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The Mabindisas breathe life into the funeral business

The couple have applied their respective skills to resurrecting their defunct family funeral parlour and ensuring it flourishes

Vuyo and Nkateko Mabindisa have breathed life into a third-generation funeral parlour business in Soweto and transformed it into a thriving powerhouse.

City Press met the Mabindisas at one of their offices in Dube, Soweto, to discover how they have made a success of the business of death.

Nkateko is an accountant by profession and Vuyo is a qualified teacher.

He took over the running of the family business 12 years ago.

Nkateko comes from a family of educators. Her sibling and mother are both teachers.

Vuyo was raised in a family where no one had a formal job, but his uncle ran a funeral parlour that had been established by his grandmother in 1967.

Initially, he took no interest.

“I wanted to study analytical chemistry and got accepted at the University of the Witwatersrand, but I did not have money because my mother was a domestic worker,” says Vuyo. “So, I went to QwaQwa in the Free State to study for a teaching diploma as it was free to do so there.”

After qualifying, he taught for a short time at Dr Vilakazi High School in Zola, Soweto.

He then worked at a casino. It proved to be his last salaried job.

“After working at Gold Reef City Casino for about two years, I absconded because I knew I was not meant to work a 9-to-5 job. At the time, the family’s funeral business was closed and the building was unused. I approached a few of my cousins and asked them to help me resurrect the business,” he says of the decision he took back in 2007.

With limited resources, Vuyo had to make a number of personal sacrifices. These included selling his furniture to buy coffins for display.


“It was bad,” recalls Vuyo. “I would do five funerals in eight months. I would open here and the whole week no one would come in.”

The business started improving slowly, but the growth rate remained slow.

These days, Vuyo’s Funeral Services caters for funeral as well as financial services, offering funeral cover.


It is the latter aspect that saved the business, Vuyo says.

“I am a visionary; I come with ideas. But I am not good at administration. The business was doing okay, but the administration was terrible, so when Nkateko joined me in 2014, she came with the skills that the business

When Nkateko joined, the company had only five staff and a handful of signed-up funeral policies.

“When I arrived, there were less than 300 sign-ons,” Nkateko says.

“Even the underwriter was reluctant because the book was too small.”

The effect of having too few clients was that even when the company found a willing underwriter, the premiums would be higher, recalls Ntaketo.

“One of the underwriters told us to increase the book to 500 sign-ons at least, and he would take it on. Two years later, we had about 5 000 policyholders on our book,” she says.

Among the changes the couple had to implement were: opening more branches that dealt specifically with sales; introducing a seamless administration regime that required less paperwork and relied more on software; and no longer accepting cash deposits – this being a stumbling block for the elderly, who have traditionally always paid their premiums in cash.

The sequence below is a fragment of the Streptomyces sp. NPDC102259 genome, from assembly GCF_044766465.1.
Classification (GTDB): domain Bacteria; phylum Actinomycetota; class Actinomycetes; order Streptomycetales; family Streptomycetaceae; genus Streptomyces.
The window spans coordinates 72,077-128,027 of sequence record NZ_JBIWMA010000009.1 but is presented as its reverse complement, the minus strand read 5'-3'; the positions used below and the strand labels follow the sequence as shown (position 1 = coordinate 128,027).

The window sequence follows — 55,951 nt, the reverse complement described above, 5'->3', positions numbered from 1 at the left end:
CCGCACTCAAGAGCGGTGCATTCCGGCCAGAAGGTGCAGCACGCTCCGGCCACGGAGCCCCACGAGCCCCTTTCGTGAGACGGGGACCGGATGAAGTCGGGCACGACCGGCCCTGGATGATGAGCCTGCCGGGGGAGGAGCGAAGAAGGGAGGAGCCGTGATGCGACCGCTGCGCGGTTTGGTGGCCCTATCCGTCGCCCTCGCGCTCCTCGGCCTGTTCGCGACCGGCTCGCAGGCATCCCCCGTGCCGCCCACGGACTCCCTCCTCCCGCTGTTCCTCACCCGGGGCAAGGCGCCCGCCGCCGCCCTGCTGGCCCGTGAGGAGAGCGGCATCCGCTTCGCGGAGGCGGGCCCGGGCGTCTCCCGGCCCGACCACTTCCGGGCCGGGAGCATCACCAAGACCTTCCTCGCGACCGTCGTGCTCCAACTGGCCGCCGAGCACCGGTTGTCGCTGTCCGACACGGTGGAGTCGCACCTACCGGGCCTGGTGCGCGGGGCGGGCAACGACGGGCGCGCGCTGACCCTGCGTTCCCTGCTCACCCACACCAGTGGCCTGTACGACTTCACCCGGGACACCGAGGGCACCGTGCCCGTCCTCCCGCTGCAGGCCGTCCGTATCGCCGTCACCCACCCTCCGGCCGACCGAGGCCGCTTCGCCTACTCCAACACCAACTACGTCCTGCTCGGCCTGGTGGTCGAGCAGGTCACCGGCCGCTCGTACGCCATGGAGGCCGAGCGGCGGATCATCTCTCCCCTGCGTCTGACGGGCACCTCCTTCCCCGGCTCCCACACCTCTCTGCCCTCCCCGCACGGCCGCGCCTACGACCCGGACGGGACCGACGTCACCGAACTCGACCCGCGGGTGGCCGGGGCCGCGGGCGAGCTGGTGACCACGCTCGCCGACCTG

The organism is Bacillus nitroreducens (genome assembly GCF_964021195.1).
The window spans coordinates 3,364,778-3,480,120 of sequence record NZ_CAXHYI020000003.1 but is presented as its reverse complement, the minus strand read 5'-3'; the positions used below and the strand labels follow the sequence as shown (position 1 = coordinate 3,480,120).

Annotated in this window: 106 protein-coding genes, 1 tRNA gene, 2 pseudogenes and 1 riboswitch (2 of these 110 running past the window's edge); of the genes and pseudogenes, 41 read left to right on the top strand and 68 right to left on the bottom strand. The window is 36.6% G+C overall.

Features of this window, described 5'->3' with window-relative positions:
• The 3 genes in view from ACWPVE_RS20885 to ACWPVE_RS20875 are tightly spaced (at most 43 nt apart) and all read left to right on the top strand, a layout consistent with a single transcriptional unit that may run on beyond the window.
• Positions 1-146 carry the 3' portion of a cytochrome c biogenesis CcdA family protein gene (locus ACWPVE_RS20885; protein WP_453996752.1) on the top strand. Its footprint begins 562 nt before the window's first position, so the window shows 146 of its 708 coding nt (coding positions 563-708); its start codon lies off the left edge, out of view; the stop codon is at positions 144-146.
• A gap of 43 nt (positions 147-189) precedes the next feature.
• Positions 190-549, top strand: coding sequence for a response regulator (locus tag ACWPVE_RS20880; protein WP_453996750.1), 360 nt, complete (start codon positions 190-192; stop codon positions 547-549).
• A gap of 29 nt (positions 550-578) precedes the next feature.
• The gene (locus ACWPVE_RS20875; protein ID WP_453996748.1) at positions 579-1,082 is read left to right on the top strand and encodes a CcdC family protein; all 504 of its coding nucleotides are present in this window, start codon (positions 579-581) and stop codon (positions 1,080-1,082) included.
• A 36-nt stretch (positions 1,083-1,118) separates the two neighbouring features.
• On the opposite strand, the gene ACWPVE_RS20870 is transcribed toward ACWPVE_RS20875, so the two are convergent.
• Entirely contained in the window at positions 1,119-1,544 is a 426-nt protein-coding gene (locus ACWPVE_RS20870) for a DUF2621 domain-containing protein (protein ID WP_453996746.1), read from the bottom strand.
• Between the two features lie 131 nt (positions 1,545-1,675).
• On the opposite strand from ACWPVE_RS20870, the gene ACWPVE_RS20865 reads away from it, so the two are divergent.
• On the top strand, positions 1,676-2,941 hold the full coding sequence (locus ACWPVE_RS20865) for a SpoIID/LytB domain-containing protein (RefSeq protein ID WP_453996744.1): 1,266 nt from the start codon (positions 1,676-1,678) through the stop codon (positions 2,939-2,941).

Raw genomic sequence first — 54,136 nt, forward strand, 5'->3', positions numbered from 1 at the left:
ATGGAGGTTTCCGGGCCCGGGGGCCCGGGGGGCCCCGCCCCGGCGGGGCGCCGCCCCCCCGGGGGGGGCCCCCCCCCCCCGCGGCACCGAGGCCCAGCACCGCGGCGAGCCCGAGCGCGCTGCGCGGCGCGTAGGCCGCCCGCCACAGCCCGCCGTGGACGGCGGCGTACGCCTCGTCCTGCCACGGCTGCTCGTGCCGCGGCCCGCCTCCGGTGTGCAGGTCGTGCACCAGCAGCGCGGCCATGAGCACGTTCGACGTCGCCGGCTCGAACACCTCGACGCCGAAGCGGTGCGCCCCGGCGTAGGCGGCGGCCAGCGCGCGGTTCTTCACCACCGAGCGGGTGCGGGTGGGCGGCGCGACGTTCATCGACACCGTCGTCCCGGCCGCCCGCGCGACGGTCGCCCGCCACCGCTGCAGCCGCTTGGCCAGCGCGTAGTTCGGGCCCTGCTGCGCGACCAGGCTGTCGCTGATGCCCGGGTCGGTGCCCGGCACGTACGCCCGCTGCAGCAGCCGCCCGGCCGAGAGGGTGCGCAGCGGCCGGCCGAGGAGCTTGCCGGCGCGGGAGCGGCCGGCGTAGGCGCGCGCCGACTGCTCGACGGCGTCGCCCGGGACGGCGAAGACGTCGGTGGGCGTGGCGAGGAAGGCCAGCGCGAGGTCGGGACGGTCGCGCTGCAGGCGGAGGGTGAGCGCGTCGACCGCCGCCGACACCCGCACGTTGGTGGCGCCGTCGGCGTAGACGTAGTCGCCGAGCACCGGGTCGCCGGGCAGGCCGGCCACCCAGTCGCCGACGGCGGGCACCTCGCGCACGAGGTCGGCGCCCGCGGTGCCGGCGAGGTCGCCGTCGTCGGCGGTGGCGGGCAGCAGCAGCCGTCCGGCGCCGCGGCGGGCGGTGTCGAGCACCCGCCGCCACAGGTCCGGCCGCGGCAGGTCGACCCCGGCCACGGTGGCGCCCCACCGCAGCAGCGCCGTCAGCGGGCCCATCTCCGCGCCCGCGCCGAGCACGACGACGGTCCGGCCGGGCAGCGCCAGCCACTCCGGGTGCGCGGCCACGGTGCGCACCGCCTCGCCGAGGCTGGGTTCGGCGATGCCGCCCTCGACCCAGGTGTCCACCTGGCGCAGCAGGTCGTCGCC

“We lost some clients during that transition because most of the elderly clients did not adapt well. They were used to bringing money to our offices and getting cash receipts. With the introduction of sales consultants, we needed to avoid them having cash in hand so that they focused on their sales targets.”

Vuyo continues: “We have five branches these days: three in Soweto, one in Orange Farm and another in Devland. To unlock the potential of the business, we had to focus on getting more policies instead of actual funerals, because the policies are secured business and could sustain us. When it comes to funerals, you cannot project how many you will get.”

Vuyo says that because the policies usually comprise multiple covers for each client, recruiting the right people is key, as is offering excellent customer service.

The results speak for themselves: Vuyo’s Funeral Services now has more than 40 000 clients, employs 111 staff and handles more than 25 funerals a week.

The biggest stumbling block thus far, Vuyo says, has been human resources.

“We employ people in the communities in which we operate. As a result, we do not get skilled people, so we have to develop them. One of the bigger corporates once poached a lot of our staff all at once; these were people we spent money upskilling. At the time, we could not afford to hire skilled people, but we can now.”

Since the business has been able to recruit – and retain – skilled staff, the next step has been to professionalise its processes. This has led to the outsourcing of some human resources capabilities.

“We do not compromise when giving funeral services because that good work becomes our advertising,” says Vuyo.

“We can afford to perform these services at a loss because we make more money on the financial services side. Most of our funerals come from referrals, so that model is working. Our focus is on the policies we offer.”

The biggest misconception about the industry, the Mabindisas say, is that they are happy when people die.

“That is untrue. When people die I lose premiums, whereas when they are alive we get business through premiums. We are not a death business because, in fact, when people die, sometimes we have to top up to offer a great funeral service,” Vuyo says.

The Mabindisas plan to expand their business to neighbouring provinces.

They say that by continually innovating their business model, the expansion should happen sooner rather than later.